It’s no longer a surprise to hear that innovative social-media tools have helped marketers reach consumers – at least in the area of brand recognition – but business-to-business marketers haven’t been as quick to make the leap into the Web 2.0 world. A recent Forrester Research report, however, counters some of the concerns B2B marketers have had with less-than-traditional marketing efforts.
In “Making Social Media Work in B2B Marketing,” Forrester analyst Laura Ramos points out that while Web conferencing, webinars, and email newsletters have gained ground in B2B marketing, adoption in areas such as blogging, social networking, and online communities remains relatively low.
Ramos highlights three core aspects of B2B marketers’ embrace of social media:
- The Web 2.0 buzz outpaces reality: In fact, more than 60 percent of B2B marketers still use conventional lead-generation tactics to reach audiences – such as email newsletters, webinars, microsites, and online display ads. Less than 31 percent have embraced tactics such as blogs, podcasts, and social networks to reach out to prospects and existing clients.
- B2B marketers don’t want to spend resources on less-than-traditional methods: Especially because of the tough state of the economy, marketers are sticking to tried-and-true methods. Less than 10 percent of B2B marketers are including widgets, mashups, advergames, mobile ads, or virtual worlds in their marketing plans for the near future.
- Web 2.0 return on investment (ROI) remains an obstacle. Although 25 percent of respondents say that they think social networks and online communities help to build brand awareness, they can’t connect these tactics to the sales pipeline, which remains a barrier to adoption.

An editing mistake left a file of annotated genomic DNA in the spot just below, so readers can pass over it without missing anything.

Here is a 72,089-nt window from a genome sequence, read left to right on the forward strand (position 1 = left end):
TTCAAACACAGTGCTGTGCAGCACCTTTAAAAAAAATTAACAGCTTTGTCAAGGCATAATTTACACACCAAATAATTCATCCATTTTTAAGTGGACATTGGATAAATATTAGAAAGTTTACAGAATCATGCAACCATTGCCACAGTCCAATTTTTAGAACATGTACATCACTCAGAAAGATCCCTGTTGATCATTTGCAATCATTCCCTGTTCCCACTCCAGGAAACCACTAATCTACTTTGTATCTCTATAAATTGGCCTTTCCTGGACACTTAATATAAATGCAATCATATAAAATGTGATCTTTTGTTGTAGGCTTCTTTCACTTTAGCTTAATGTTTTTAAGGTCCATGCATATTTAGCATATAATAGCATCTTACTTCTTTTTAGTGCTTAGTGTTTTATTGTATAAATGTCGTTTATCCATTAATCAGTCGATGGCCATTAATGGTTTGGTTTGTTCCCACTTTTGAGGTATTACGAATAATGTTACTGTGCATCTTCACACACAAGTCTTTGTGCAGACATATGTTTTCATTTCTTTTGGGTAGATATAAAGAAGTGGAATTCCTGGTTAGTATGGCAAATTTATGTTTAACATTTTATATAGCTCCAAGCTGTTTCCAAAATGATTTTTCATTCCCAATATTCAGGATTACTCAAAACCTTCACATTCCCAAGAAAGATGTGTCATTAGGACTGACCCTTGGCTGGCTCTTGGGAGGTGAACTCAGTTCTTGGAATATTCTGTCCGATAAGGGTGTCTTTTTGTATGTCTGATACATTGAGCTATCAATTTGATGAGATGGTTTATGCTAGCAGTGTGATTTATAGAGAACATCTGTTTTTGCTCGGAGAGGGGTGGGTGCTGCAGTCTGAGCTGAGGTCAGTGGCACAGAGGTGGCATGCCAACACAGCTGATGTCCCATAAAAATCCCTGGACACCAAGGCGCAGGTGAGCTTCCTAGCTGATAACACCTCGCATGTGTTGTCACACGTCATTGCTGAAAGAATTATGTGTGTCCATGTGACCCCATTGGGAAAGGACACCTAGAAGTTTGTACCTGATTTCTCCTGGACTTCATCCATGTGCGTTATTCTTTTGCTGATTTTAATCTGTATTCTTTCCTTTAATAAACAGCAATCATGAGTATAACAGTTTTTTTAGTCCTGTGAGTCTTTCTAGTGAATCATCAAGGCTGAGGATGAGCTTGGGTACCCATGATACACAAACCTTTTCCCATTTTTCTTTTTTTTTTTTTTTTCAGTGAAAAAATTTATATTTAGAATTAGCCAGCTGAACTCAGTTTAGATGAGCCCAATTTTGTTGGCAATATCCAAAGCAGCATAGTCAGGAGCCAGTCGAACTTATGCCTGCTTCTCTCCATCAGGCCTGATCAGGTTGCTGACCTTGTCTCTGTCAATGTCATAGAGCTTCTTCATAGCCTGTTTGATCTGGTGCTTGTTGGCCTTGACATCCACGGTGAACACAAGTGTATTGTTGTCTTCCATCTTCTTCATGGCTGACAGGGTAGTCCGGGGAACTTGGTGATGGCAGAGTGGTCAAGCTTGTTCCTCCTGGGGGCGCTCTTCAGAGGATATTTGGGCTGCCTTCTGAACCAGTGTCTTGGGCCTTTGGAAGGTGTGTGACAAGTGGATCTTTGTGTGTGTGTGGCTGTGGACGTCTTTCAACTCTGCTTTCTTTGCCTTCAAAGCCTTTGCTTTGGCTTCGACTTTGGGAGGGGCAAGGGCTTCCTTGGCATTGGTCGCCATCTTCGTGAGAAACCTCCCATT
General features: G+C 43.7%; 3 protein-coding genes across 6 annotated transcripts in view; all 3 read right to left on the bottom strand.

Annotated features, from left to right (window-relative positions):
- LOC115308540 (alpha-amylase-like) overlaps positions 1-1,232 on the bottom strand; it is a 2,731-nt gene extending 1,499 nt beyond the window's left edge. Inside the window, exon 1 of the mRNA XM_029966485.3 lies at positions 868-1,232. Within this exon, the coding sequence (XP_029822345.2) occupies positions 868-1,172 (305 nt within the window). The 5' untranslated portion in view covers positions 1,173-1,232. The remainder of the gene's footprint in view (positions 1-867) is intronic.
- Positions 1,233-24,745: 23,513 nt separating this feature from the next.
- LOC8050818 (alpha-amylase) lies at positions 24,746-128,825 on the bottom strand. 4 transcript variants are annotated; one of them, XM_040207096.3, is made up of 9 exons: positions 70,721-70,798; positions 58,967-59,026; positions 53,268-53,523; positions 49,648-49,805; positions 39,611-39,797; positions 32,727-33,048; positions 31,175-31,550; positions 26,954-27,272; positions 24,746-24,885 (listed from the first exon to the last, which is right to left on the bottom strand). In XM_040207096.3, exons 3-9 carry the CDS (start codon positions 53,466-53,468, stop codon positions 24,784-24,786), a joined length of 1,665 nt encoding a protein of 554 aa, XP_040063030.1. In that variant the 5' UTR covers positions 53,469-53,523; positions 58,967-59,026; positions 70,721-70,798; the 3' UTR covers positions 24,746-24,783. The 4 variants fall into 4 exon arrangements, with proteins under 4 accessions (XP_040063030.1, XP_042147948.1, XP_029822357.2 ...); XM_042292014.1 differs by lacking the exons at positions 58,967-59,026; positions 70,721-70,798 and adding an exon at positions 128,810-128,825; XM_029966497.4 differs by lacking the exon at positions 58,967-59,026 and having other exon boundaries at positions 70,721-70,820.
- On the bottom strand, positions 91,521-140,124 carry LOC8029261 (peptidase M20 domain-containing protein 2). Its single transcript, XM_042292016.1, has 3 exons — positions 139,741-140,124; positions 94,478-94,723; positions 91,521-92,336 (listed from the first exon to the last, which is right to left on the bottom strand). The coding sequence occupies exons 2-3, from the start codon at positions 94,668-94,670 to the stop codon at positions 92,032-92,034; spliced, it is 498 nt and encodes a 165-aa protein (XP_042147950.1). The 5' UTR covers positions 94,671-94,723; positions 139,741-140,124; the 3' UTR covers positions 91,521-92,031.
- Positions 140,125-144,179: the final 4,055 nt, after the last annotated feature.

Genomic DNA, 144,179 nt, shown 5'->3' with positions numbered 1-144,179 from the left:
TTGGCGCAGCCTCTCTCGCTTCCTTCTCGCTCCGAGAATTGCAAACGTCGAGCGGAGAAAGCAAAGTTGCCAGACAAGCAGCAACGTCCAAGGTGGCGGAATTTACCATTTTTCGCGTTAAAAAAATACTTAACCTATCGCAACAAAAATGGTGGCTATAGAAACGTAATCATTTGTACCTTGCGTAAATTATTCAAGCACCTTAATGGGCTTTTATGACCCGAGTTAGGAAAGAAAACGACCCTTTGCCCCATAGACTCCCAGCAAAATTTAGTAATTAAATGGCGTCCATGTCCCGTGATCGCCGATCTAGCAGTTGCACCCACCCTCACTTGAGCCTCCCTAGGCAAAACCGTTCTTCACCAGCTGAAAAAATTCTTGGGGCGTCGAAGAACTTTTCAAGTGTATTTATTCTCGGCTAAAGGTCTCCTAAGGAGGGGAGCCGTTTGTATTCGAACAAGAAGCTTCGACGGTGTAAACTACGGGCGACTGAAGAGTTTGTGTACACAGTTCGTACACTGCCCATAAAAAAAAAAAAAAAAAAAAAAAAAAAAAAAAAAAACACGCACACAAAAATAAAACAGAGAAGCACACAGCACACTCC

Forrester reminds marketers to keep the acronym POST – People, Objectives, Strategy, and Technology – top-of-mind when delving into social computing. Ramos recommends a four-step methodology:
- Understand your buyer’s social behavior: How much or how often do your buyers participate in social media? Create processes that build on customer profiles.
- Set objectives based on audience: Engage with the five customer-centric strategies – listen, talk, energize, support, and embrace social media – not only to sell to the customer, but to foster an ongoing relationship.
- Align strategy to audience and objectives: Identify the customer’s preferred method of communication and the impact of communication on that relationship.
- Pick technology last: Understand the target audience and what its rate of adoption of new technology looks like. Compared to more-traditional clients, tech-savvy ones may appreciate more-extensive Web 2.0 efforts.
Although Ramos maintains that social-media projects may have no immediate or obvious ties to the sales pipeline, she adds that Web 2.0 holds value for even the B2B segment. “The need to foster deeper social interaction and intimacy requires B2B marketers to look far beyond the front of the sales pipeline and use Web 2.0 tactics to engage customers in mutually beneficial business activity,” she writes. “Instead of heaping social activity onto an overflowing plate, socially savvy marketers use technology to streamline lead management; close the loop with sales; and free up time to listen to, talk with, and embrace community members for the long haul.”